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The Licensing Board discusses actions against Zucchini's for violating COVID-19 regulations.

Zucchini's Faces Fines, Suspension Because of August Wedding

By Brittany PolitoiBerkshires Staff
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PITTSFIELD, Mass. — The Licensing Board suspended Zucchini's alcohol license for five days because of a wedding in August that did not comply with the state's COVID-19 guidelines.  
 
However, the suspension will be held in abeyance until the governor has declared that the pandemic is over, therefore there is no specific date of suspension at this time.
 
The city's senior sanitarian Andy Cambi had reached out to restaurant owner Lynne Soldato in September to discuss a complaint received through social media about a gathering at Zucchini's that did not follow pandemic protocols. 
 
Cambi told the board that Zucchini's held a 50-person wedding on Aug. 29 that was brought indoors, and in pictures on social media, it was observed that there was no social distancing and no masks being worn, and there was dancing.
 
Cambi said he went over violations with Soldato, sent fines for the violations and reduced the fines when they met later that week. The restaurant was told it would have to submit a safety plan for any future events.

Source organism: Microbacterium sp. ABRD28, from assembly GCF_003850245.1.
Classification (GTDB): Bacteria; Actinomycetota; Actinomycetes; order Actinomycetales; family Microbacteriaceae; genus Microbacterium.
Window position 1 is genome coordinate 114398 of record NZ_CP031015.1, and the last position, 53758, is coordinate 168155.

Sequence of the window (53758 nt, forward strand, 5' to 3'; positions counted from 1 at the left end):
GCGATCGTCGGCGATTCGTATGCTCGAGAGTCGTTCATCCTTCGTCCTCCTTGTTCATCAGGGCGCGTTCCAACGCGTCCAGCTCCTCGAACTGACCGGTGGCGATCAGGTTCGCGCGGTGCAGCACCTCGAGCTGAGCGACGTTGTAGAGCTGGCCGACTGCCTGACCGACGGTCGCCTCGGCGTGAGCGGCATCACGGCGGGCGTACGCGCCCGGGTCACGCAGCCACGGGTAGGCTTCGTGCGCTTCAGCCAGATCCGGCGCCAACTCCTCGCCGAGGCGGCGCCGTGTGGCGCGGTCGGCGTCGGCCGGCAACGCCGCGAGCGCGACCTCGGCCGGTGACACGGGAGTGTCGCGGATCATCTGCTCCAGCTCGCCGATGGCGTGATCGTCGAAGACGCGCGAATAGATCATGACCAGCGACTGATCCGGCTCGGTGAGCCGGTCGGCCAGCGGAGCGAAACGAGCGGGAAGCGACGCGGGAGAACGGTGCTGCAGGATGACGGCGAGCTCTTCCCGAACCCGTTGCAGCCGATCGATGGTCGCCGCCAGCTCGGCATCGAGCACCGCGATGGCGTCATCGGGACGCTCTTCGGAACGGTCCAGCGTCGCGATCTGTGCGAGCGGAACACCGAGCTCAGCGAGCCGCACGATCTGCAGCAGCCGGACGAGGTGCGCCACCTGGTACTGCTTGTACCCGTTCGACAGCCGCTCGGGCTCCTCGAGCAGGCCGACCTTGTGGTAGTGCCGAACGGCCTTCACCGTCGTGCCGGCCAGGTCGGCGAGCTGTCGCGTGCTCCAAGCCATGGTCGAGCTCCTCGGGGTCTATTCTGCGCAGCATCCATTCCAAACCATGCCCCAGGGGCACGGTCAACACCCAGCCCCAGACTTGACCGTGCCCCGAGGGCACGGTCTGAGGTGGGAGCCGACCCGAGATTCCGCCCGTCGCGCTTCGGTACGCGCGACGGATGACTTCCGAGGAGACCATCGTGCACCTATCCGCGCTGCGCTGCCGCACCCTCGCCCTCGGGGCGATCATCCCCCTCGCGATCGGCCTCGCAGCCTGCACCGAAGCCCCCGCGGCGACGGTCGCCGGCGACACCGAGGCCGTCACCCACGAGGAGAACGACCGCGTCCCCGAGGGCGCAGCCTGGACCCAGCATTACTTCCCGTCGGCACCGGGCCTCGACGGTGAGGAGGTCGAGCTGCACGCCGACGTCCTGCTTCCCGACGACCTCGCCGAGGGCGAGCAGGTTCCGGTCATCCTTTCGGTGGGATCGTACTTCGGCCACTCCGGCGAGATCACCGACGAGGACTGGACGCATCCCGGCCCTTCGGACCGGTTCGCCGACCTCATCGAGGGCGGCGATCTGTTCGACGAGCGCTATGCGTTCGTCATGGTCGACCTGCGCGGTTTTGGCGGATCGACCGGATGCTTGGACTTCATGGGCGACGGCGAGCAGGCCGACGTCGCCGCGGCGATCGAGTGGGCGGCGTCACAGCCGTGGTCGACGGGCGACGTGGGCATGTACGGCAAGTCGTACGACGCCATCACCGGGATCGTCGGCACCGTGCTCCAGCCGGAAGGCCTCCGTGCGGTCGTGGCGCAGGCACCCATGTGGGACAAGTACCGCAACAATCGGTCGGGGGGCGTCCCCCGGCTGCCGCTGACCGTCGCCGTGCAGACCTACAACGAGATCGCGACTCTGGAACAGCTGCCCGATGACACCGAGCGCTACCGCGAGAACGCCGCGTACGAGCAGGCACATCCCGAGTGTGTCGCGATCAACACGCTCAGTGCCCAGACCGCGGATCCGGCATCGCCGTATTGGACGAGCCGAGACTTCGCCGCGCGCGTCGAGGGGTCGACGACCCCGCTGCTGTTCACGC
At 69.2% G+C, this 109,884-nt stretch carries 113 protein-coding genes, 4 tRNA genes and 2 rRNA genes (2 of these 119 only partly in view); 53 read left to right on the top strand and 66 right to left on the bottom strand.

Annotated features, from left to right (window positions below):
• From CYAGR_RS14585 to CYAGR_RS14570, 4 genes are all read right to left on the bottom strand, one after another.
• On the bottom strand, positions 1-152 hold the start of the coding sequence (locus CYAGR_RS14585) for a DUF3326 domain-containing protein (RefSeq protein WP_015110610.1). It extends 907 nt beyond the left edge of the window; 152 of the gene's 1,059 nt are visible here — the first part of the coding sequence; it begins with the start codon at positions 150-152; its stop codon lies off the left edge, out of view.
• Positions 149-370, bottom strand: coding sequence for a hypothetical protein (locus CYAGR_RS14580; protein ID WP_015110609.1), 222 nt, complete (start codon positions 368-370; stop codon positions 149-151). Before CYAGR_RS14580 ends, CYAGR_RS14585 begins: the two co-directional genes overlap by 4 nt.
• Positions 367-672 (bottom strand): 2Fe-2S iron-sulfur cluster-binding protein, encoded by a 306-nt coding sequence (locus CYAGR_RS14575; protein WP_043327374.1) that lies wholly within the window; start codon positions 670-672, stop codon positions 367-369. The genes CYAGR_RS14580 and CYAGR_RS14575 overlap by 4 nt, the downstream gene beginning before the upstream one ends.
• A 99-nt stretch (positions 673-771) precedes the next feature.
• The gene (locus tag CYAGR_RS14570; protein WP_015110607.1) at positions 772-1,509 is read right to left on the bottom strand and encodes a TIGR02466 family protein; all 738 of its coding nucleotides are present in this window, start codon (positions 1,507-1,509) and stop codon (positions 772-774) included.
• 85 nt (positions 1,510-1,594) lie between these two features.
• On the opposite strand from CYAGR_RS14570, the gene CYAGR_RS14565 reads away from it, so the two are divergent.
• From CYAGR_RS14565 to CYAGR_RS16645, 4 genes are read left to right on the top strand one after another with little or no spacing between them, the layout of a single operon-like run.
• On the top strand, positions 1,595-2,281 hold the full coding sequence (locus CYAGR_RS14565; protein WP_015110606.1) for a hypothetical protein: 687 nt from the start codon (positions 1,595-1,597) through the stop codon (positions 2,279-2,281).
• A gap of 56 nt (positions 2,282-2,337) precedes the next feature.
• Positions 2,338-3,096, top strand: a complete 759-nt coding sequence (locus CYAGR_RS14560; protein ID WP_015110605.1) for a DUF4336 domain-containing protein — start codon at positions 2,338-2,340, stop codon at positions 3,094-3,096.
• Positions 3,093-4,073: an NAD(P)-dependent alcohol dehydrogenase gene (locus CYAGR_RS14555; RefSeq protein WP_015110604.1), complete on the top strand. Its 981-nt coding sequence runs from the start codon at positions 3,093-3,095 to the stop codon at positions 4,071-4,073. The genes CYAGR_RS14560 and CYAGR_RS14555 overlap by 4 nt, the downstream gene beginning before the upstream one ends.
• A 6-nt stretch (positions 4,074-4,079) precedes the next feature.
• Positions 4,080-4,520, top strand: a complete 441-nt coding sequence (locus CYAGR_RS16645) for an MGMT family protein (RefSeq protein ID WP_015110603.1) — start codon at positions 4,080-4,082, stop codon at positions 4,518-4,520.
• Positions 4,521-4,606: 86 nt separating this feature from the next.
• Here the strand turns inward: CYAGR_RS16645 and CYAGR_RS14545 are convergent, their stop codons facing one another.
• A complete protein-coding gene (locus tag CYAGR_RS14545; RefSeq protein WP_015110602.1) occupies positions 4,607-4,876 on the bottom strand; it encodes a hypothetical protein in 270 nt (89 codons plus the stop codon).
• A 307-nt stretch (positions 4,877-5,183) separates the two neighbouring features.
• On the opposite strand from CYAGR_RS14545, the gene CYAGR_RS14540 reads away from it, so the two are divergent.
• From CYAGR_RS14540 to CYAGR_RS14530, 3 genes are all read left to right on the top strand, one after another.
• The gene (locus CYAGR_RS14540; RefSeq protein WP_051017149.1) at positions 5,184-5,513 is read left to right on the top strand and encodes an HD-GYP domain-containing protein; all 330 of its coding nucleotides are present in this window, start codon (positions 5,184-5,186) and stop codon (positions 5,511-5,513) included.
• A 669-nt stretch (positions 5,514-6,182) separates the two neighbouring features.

Four fines were issued with a total of $2,000, each fine being $500. These amounts were reduced during discussion and Zucchini's has paid $900 already to the city.
 
A similar event happened at the Proprietor's Lodge in July, resulting in the suspension of its alcohol license from Aug. 30 to Sept. 5. Proprietor's Lodge was not fined for these violations but was issued a warning.
 
In March, there was an issue with Zucchini's failing to follow the COVID-19 shutdown rules that lead to losing its food license for 10 days. Cambi said this was
Zucchini's warning and the reason it was being fined for this second offense.
 
After the first violation, Cambi said he had a clear conversation with Soldato about what was expected of her under COVID-19 restaurant guidelines.
 
Attorney Matthew Mozian of Campoli, Monteleone & Mozian PC represented Zucchini's in this meeting. He said the long-standing, family-owned business is frequented by community members and is taking COVID-19 protocols seriously. Mozian said the staff has been trained to serve under COVID-19 protocols, wear masks at all times, enforce social distancing, and regularly sanitize their hands and all surfaces.
 
He said the event on Aug. 29 was a deliberate booking of less than 50 people. At this wedding, he said Soldato greeted attendees at the door and told them the rules of keeping masks on at all times other than eating, staying 6 feet apart, and not dancing.
 
"To be clear, this was not some wild party," Mozian said. "Not some flagrant violation of any COVID-19 orders."
 
The wedding ceremony was held outside, but with inclement weather, Soldato moved everyone inside to a large space separated by a fireplace that Mozian described as two rooms. There were 20 people in one room and 22 in the other before adding staff. Mozian said separating the wedding was a deliberate decision done by Saldato to follow orders. The attendees ate and then left.
 
"My client takes the COVID-19 guidelines very seriously," he said. "They have since March. And that's why they went through these precautions for this event itself."